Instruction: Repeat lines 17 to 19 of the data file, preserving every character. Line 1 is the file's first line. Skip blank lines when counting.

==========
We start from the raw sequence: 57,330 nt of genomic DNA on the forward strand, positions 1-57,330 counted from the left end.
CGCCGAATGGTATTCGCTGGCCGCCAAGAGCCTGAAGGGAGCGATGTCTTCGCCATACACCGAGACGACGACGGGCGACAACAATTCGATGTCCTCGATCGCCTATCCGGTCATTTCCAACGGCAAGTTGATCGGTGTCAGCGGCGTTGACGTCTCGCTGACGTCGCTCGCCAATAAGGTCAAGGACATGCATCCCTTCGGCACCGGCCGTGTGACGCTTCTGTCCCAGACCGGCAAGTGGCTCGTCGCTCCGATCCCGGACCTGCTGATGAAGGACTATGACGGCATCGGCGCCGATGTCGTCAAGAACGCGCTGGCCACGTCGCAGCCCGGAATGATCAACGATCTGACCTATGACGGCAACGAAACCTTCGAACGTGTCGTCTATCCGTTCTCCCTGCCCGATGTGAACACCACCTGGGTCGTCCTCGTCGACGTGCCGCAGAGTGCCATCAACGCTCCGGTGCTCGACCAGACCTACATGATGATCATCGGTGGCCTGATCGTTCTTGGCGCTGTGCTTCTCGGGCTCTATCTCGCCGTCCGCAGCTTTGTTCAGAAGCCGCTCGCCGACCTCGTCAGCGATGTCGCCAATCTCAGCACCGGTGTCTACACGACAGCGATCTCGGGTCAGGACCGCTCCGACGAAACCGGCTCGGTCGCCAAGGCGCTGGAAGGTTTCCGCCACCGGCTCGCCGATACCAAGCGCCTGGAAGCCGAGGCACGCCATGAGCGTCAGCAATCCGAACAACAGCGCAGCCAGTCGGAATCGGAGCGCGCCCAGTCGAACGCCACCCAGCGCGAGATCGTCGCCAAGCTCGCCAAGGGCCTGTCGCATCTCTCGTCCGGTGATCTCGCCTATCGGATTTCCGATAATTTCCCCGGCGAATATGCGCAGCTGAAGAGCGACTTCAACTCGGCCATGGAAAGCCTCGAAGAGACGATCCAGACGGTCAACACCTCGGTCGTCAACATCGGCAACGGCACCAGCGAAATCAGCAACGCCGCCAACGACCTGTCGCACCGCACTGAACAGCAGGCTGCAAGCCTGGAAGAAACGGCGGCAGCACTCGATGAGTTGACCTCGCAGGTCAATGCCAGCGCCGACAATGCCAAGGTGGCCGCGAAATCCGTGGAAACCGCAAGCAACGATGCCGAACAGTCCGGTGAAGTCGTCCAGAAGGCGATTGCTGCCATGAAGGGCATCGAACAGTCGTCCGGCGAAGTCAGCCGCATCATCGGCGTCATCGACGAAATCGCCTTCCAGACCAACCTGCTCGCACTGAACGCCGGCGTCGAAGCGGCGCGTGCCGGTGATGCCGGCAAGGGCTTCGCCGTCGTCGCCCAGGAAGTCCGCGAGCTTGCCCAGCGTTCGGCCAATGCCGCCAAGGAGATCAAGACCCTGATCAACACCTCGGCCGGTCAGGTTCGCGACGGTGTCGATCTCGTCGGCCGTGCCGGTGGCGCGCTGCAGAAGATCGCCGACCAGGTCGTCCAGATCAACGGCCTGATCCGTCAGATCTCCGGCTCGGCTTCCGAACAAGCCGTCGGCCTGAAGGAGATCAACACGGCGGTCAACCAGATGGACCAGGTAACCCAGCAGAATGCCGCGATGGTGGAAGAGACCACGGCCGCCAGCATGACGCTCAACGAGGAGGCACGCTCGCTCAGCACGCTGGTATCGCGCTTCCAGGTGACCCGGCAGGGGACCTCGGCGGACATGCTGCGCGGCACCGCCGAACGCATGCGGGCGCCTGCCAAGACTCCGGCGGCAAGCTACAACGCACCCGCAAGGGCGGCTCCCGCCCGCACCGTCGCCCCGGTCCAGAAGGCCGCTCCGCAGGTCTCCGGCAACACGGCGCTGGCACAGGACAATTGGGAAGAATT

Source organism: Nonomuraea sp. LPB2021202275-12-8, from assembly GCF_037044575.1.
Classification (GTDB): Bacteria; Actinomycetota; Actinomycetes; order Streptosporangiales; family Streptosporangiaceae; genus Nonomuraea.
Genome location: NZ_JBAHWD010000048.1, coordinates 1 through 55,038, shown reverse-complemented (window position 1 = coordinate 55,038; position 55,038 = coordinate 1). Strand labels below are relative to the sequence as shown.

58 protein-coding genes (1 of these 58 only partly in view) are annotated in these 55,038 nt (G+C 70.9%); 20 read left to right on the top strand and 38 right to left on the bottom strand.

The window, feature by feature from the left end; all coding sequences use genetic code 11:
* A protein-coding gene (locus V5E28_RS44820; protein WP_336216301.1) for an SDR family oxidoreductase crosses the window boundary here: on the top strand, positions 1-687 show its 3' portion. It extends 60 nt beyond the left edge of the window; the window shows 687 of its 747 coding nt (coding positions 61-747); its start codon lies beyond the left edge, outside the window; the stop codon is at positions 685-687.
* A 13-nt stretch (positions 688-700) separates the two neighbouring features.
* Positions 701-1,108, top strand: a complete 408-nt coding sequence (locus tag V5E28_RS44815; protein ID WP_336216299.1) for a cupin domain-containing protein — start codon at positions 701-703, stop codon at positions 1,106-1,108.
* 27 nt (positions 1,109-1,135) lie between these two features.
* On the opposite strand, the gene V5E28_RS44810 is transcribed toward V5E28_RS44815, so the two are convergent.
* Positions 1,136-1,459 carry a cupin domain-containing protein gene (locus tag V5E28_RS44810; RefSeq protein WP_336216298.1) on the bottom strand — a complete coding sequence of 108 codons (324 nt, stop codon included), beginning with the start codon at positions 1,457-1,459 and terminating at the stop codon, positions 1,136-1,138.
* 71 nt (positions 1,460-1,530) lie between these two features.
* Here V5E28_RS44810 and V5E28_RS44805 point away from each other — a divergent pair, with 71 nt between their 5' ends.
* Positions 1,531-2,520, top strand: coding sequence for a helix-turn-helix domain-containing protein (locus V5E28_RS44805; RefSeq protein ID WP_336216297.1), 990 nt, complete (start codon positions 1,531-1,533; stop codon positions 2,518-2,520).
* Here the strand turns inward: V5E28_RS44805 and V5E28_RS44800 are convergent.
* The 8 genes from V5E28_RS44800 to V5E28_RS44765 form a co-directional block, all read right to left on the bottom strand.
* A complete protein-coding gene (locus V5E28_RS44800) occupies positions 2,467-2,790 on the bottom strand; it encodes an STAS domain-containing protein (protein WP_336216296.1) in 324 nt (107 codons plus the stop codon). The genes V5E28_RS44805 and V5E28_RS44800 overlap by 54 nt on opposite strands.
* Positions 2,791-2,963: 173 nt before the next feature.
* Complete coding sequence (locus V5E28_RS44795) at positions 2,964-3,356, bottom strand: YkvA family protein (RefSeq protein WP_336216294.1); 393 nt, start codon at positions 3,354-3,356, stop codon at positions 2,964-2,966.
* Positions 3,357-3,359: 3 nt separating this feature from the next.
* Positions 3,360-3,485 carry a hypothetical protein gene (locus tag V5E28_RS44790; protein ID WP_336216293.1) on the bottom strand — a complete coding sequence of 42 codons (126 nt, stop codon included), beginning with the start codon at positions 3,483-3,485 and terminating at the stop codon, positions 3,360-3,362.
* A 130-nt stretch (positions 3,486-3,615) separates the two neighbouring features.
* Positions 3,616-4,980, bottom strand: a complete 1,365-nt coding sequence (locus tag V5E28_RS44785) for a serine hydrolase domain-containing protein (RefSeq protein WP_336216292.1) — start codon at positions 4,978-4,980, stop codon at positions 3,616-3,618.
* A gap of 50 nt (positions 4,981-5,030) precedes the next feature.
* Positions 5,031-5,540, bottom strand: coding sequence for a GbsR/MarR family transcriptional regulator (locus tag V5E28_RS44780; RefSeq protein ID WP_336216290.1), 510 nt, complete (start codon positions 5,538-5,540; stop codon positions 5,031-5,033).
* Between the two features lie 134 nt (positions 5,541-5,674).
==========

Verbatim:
* Here the strand turns inward: V5E28_RS44805 and V5E28_RS44800 are convergent.
* The 8 genes from V5E28_RS44800 to V5E28_RS44765 form a co-directional block, all read right to left on the bottom strand.
* A complete protein-coding gene (locus V5E28_RS44800) occupies positions 2,467-2,790 on the bottom strand; it encodes an STAS domain-containing protein (protein WP_336216296.1) in 324 nt (107 codons plus the stop codon). The genes V5E28_RS44805 and V5E28_RS44800 overlap by 54 nt on opposite strands.